KEY BISCAYNE, Fla. — Andy Murray hit second serves for aces, slipped passing shots through the narrowest openings and rarely made a mistake.
It was a performance worthy of a trophy, and Murray became the first Brit to win the Sony Ericsson Open by defeating Novak Djokovic 6-2, 7-5 Sunday.
The Scotsman used his vast repertoire of shots and took advantage of two wobbly stretches by Djokovic, who struggled with the 85-degree heat.
Djokovic rushed his strokes at the start and fell behind 4-love. In the second set, Murray rallied from a break down at 1-4, overcame two set points and won 10 of the final 11 points.
The No. 4-seeded Murray committed only 19 unforced errors, patiently mixing the pace and direction of his shots to keep the No. 3-seeded Djokovic off balance.
“It’s my way of dictating how the match is getting played,” Murray said. “A lot of people might not necessarily think my game looks the most aggressive or offensive, but very few times will I not have the points played how I like them to be played.”
Twice Murray hit second serves for aces, and he threw in several effective change-up first serves, including a 76 mph ace. He mixed in some power, too, finishing one point with a leaping overhead a la Pete Sampras.
When rallying from the baseline didn’t work for Djokovic, he tried charging the net, and Murray repeatedly beat him with crosscourt passing shots.
“You have to say, `Well done,”’ Djokovic said.
It was a matchup between Nos. 3 and 4, instead of the anticipated showdown between Nos. 1 and 2. Top-ranked Rafael Nadal lost in the quarterfinals to Juan Martin del Potro, and Djokovic upset Roger Federer in the semifinals.
Lately Murray has won more than anyone. He’s the first three-time titlist this year on the men’s tour thanks to a career-best 26-2 start, and since July his record is 57-7, best on the tour.
With U.S. tennis fortunes flagging, maybe Americans can claim Murray, who owns a condo near Key Biscayne and trained during the winter at the University of Miami. Back home, he’s touted as a threat to become the first British man since 1936 to win Wimbledon.
The benefits of Murray’s conditioning regimen showed as he repeatedly scrambled into the corners to retrieve shots.
“Physically he’s moving much better all over the court,” Djokovic said. “The balls he wasn’t getting before, he is now.”
Despite the sweltering sunshine, Murray’s legs looked fresh throughout the match, while Djokovic appeared to wilt quickly and consulted with a trainer early in the second set. The Serb has a history of not finishing matches, most recently at this year’s Australian Open quarterfinals against Andy Roddick on a 95-degree day.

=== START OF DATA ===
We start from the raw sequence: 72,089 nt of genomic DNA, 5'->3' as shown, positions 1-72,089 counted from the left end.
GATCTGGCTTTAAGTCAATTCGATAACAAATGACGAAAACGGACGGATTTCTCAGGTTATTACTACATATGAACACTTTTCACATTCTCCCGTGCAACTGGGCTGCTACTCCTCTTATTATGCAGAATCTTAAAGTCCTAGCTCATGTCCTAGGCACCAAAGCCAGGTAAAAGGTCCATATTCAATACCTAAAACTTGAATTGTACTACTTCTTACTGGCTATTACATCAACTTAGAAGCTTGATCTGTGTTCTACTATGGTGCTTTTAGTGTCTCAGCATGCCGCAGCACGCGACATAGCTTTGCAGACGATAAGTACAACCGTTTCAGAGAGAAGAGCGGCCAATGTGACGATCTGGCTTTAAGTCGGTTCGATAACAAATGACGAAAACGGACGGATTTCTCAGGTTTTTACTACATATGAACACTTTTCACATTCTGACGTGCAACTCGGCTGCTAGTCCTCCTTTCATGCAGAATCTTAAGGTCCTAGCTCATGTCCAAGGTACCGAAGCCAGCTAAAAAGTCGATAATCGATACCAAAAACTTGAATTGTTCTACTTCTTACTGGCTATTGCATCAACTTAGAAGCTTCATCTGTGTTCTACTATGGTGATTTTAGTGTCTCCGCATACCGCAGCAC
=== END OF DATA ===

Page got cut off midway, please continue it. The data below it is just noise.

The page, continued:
“Yet again I was, I think, the biggest enemy to myself,” Djokovic said. “I was struggling again adjusting to the heat. That’s just the way it is. I can’t fight it. It has been for a while like this.”
Warm weather wasn’t a problem for Djokovic when he won the Key Biscayne title in 2007, but the steamy conditions had him panting from the outset Sunday.
“He has been struggling with it this year, but he’s obviously a great player,” Murray said. “You need to get him to that point where he feels like it’s very tough and the points are long. That’s not an easy thing to do.”
Following Djokovic’s visit with the trainer, he began playing riskier tennis to keep the points short, and for a while the strategy worked. He broke twice to win four games in a row, and Murray needed 16 points in the next game to hold for 2-4.
“He started to come to the net on 60, 70 percent of the points,” Murray said. “I started mishitting some balls and lost my rhythm for a little while.”
Djokovic had two set points serving in the ninth game, but on the first he was unable to handle a sharp return, and on the second he double-faulted.
Forehand errors by Djokovic on consecutive points gave Murray the break, cutting the margin to 5-4. Murray hit three aces to hold for 5-all, broke in the next game at love and swept the final four points to close out the match.
The statistics reflected Murray’s well-rounded game: He won 26 of 34 points on his first serve, broke Djokovic five times and won 10 of 11 points at the net.
The tour now moves to clay, where Murray hopes to gain ground in the rankings on Nadal, Federer and Djokovic.
“The clay-court season will be very important for me,” Murray said. “On the hard courts, I think my game is up there with the top guys. On grass it definitely got better last year. I need to improve my results on clay. If I do that, there’s a chance I’ll get higher.”